No child left behind? Most public school children are being left behind, not for lack of funding, but because of fraud and corruption in lazy public school administration and staff. The excess taxpayer expenditures that legislators told you had to be thrown at school boards to improve student performance was instead diverted to unjustified pay raises, flawed teaching methods, worthless curricula, and status symbol projects like sports stadiums and administration buildings (usually named after administrators on the taxpayer payroll). But at least the students know how to put condoms on cucumbers, how to find the nearest abortion mill, and how to endorse sodomy when (if) they graduate. And it appears that the downtrodden races are staying downtrodden in the public schools. Since 1990, students lacking basic reading skills rose from 20% to 27%. High school seniors proficient in reading went from 40% to 35%. 16% of black and 20% of Hispanic students are proficient in reading. Among high school seniors, 29% of whites, 10% of Hispanics and 6% of blacks are proficient in math. This does not factor in 25% of whites and 50% of blacks and Hispanics who drop out by senior year. Parents must be made to understand that this appalling situation cannot be fixed or improved by throwing more tax money at corrupt, fraudulent school boards and faculties. That idea has led to the terrible 40-year decline in America's public education system, with no end in sight without radical, major surgery in federal and state governments.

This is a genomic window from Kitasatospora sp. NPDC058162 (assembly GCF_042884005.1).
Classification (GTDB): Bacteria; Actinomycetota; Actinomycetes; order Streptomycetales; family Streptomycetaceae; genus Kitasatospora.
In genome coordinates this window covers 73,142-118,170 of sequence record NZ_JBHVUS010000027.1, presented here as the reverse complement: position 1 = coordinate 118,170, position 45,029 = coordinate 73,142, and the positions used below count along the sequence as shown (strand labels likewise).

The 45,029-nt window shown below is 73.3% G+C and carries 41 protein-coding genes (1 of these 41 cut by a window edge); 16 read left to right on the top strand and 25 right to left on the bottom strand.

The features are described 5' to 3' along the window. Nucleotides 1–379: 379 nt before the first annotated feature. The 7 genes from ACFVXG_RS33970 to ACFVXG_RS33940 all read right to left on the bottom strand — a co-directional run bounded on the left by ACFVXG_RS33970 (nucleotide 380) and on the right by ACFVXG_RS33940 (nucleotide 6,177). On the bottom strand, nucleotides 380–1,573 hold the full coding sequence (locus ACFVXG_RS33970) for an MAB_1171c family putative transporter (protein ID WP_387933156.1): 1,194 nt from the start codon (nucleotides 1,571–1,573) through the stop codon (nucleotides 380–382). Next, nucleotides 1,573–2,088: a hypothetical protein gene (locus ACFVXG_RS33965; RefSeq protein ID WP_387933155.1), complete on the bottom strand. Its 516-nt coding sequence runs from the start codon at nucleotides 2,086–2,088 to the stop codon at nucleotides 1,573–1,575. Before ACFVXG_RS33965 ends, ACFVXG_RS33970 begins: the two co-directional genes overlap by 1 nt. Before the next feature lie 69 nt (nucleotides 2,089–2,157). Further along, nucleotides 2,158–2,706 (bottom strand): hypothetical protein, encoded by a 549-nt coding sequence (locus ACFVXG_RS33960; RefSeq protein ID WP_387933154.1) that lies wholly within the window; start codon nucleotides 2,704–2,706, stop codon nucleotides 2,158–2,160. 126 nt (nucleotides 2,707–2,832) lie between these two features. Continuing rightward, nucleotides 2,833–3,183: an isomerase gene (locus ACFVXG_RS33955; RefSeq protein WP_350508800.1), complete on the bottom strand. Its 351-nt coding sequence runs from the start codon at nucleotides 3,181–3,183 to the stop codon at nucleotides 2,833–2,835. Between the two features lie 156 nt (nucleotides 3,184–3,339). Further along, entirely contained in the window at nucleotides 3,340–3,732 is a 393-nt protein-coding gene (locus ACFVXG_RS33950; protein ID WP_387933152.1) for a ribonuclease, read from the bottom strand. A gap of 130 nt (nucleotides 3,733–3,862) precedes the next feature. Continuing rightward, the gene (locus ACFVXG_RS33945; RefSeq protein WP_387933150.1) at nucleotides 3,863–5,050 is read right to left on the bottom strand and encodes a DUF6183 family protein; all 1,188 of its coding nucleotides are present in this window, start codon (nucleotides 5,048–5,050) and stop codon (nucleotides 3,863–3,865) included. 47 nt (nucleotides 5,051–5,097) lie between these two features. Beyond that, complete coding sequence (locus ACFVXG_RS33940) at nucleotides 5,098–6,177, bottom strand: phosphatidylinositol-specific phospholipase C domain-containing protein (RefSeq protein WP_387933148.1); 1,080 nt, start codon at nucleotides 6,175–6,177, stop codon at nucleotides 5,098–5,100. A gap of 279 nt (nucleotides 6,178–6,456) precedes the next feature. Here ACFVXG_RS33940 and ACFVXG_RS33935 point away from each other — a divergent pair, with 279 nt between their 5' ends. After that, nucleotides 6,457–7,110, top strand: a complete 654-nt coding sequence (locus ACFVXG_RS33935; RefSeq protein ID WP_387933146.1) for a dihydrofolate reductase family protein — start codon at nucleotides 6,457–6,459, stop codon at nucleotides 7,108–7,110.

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jayneway 7 years, 1 month ago

Oh come on... no one is going to comment on letting young teachers flounder because they are good at it???

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hawkperchedatriverfront 7 years, 1 month ago

The "hawk' has a great way of dispensing water retention. It will be in the Kaw river and go right to the water plant to supply the tainted water being drunk at city hall.

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minko224 7 years, 1 month ago

Hmmm teacher retention. Is that anything like water retention?

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hawkperchedatriverfront 7 years, 1 month ago

And how do these candidates expect to pay for retention? The last time the "hawk" had retention done of the beak, the bird dentist charged money. Retention equals money!

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caveatguy 7 years, 1 month ago

Prioress has a good point. Most institutional exit interviews are not arms-length, and do not produce good information.

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prioress 7 years, 1 month ago

Salary is important, but the #1 reason people stay in a school is the leadership and the vision of the collective staff. Exit interviews can be interesting, but are most useful if they are conducted by an outside agency and "sanitized" versions are sent to the board and administration. Telling the principal, even on the way out the door, the truth, is not very likely.